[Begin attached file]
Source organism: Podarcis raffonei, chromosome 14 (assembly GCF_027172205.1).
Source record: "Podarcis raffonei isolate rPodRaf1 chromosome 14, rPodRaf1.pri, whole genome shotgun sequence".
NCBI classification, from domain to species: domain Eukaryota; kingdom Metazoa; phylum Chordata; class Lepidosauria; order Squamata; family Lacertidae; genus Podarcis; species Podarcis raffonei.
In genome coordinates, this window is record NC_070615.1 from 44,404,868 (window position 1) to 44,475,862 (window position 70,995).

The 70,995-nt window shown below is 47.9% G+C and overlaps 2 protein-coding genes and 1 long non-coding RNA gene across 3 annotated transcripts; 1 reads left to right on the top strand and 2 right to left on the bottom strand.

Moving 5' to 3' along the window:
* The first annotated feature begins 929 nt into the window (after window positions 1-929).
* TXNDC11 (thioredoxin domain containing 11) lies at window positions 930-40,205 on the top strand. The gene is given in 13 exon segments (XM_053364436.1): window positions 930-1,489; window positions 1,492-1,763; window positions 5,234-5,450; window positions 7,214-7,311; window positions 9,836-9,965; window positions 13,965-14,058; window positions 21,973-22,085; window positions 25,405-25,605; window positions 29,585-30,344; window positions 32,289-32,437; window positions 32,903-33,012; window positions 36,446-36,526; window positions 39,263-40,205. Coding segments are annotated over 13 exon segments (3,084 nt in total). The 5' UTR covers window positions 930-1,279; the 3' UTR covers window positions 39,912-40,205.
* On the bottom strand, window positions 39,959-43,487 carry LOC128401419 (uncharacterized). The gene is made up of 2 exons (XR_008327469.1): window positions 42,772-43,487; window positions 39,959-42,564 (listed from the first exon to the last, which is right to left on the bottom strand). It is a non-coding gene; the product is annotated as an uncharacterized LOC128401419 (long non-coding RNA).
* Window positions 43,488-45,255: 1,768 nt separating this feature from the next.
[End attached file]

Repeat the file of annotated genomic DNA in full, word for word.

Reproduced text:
Source organism: Podarcis raffonei, chromosome 14 (assembly GCF_027172205.1).
Source record: "Podarcis raffonei isolate rPodRaf1 chromosome 14, rPodRaf1.pri, whole genome shotgun sequence".
NCBI classification, from domain to species: domain Eukaryota; kingdom Metazoa; phylum Chordata; class Lepidosauria; order Squamata; family Lacertidae; genus Podarcis; species Podarcis raffonei.
In genome coordinates, this window is record NC_070615.1 from 44,404,868 (window position 1) to 44,475,862 (window position 70,995).

The 70,995-nt window shown below is 47.9% G+C and overlaps 2 protein-coding genes and 1 long non-coding RNA gene across 3 annotated transcripts; 1 reads left to right on the top strand and 2 right to left on the bottom strand.

Moving 5' to 3' along the window:
* The first annotated feature begins 929 nt into the window (after window positions 1-929).
* TXNDC11 (thioredoxin domain containing 11) lies at window positions 930-40,205 on the top strand. The gene is given in 13 exon segments (XM_053364436.1): window positions 930-1,489; window positions 1,492-1,763; window positions 5,234-5,450; window positions 7,214-7,311; window positions 9,836-9,965; window positions 13,965-14,058; window positions 21,973-22,085; window positions 25,405-25,605; window positions 29,585-30,344; window positions 32,289-32,437; window positions 32,903-33,012; window positions 36,446-36,526; window positions 39,263-40,205. Coding segments are annotated over 13 exon segments (3,084 nt in total). The 5' UTR covers window positions 930-1,279; the 3' UTR covers window positions 39,912-40,205.
* On the bottom strand, window positions 39,959-43,487 carry LOC128401419 (uncharacterized). The gene is made up of 2 exons (XR_008327469.1): window positions 42,772-43,487; window positions 39,959-42,564 (listed from the first exon to the last, which is right to left on the bottom strand). It is a non-coding gene; the product is annotated as an uncharacterized LOC128401419 (long non-coding RNA).
* Window positions 43,488-45,255: 1,768 nt separating this feature from the next.